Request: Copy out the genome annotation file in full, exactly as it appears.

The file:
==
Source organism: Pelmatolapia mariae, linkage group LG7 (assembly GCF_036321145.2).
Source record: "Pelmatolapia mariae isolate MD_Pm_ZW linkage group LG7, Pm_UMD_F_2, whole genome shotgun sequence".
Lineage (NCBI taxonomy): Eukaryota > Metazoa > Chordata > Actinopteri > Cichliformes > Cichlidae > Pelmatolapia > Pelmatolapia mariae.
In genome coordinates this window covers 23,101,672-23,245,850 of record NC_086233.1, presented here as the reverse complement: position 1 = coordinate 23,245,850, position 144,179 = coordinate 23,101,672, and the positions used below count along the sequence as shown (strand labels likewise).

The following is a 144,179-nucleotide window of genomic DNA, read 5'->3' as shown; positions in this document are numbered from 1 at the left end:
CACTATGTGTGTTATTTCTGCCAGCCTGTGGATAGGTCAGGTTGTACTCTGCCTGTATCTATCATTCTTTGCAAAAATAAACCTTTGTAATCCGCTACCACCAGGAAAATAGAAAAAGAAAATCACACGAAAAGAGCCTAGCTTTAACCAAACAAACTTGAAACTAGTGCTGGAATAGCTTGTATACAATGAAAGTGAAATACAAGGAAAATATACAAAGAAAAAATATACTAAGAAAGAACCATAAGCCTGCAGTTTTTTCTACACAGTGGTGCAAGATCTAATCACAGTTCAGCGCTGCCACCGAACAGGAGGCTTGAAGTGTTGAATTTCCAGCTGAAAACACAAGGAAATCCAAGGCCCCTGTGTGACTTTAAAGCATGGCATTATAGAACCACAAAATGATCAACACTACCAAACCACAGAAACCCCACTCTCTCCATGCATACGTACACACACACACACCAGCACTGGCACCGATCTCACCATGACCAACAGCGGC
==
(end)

Source organism: Pelmatolapia mariae, linkage group LG7 (assembly GCF_036321145.2).
Source record: "Pelmatolapia mariae isolate MD_Pm_ZW linkage group LG7, Pm_UMD_F_2, whole genome shotgun sequence".
Lineage (NCBI taxonomy): Eukaryota > Metazoa > Chordata > Actinopteri > Cichliformes > Cichlidae > Pelmatolapia > Pelmatolapia mariae.
In genome coordinates this window covers 23,101,672-23,245,850 of record NC_086233.1, presented here as the reverse complement: position 1 = coordinate 23,245,850, position 144,179 = coordinate 23,101,672, and the positions used below count along the sequence as shown (strand labels likewise).

The following is a 144,179-nucleotide window of genomic DNA, read 5'->3' as shown; positions in this document are numbered from 1 at the left end:
CACTATGTGTGTTATTTCTGCCAGCCTGTGGATAGGTCAGGTTGTACTCTGCCTGTATCTATCATTCTTTGCAAAAATAAACCTTTGTAATCCGCTACCACCAGGAAAATAGAAAAAGAAAATCACACGAAAAGAGCCTAGCTTTAACCAAACAAACTTGAAACTAGTGCTGGAATAGCTTGTATACAATGAAAGTGAAATACAAGGAAAATATACAAAGAAAAAATATACTAAGAAAGAACCATAAGCCTGCAGTTTTTTCTACACAGTGGTGCAAGATCTAATCACAGTTCAGCGCTGCCACCGAACAGGAGGCTTGAAGTGTTGAATTTCCAGCTGAAAACACAAGGAAATCCAAGGCCCCTGTGTGACTTTAAAGCATGGCATTATAGAACCACAAAATGATCAACACTACCAAACCACAGAAACCCCACTCTCTCCATGCATACGTACACACACACACACCAGCACTGGCACCGATCTCACCATGACCAACAGCGGC